Electricity from a planned 150-megawatt (MW) capacity wind-power plant in Oklahoma will go to Associated Electric Cooperative under a purchase agreement announced by developer Wind Capital Group. It’s the fifth such deal between Wind Capital and the energy co-op, which serves customers mostly in its home state of Missouri but also in Iowa and Oklahoma.

Wind Capital’s Osage County Wind Energy Facility is still in its early stages, with the company aiming to begin construction this fall at a 120-acre site west of Pawhuska, Okla. The company said the plant should be up and running by next June.

Oklahoma wind power development
image via Shutterstock

But the plant is not without controversy. In June, Osage Nation Principal Chief John D. Red Eagle announced the tribe’s opposition to large wind-power development in Osage County. He cited concerns that wind plants could stymie oil and gas development in the area, which provides significant revenue to the tribe, and was also worried about the potential adverse effects on the ecology of the region’s tallgrass prairie.  The Nature Conservancy, which own the nearby Tallgrass Prairie Preserve, also has come out against the wind development, with preserve director Bob Hamiliton telling the Tulsa World newspaper that proposed plants were “dirty green.”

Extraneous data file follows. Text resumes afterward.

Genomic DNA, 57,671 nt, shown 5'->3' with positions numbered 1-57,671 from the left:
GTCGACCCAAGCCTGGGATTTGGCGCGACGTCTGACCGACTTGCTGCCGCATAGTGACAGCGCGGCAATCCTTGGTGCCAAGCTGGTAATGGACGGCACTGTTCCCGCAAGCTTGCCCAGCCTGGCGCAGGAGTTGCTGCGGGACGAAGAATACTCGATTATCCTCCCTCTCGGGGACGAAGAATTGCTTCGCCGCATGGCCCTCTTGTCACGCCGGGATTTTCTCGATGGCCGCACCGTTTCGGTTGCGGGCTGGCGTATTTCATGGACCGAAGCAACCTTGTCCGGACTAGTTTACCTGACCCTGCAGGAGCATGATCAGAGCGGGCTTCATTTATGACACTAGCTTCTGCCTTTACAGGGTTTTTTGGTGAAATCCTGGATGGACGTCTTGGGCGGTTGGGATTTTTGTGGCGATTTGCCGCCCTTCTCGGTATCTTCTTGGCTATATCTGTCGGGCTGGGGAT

Osage County, Oklahoma, wind power
image via Wind Capital

In its announcement, meanwhile, Wind Capital touted the planned project’s economic benefits to Osage County, including $30 million in property tax revenue over the plant’s lifetime, and long-term lease payments to local landowners. Construction will bring a $1.5 million spike in local business, as 250 workers build the plant, the company said. Once completed, the plant will require about 15 permanent green jobs.

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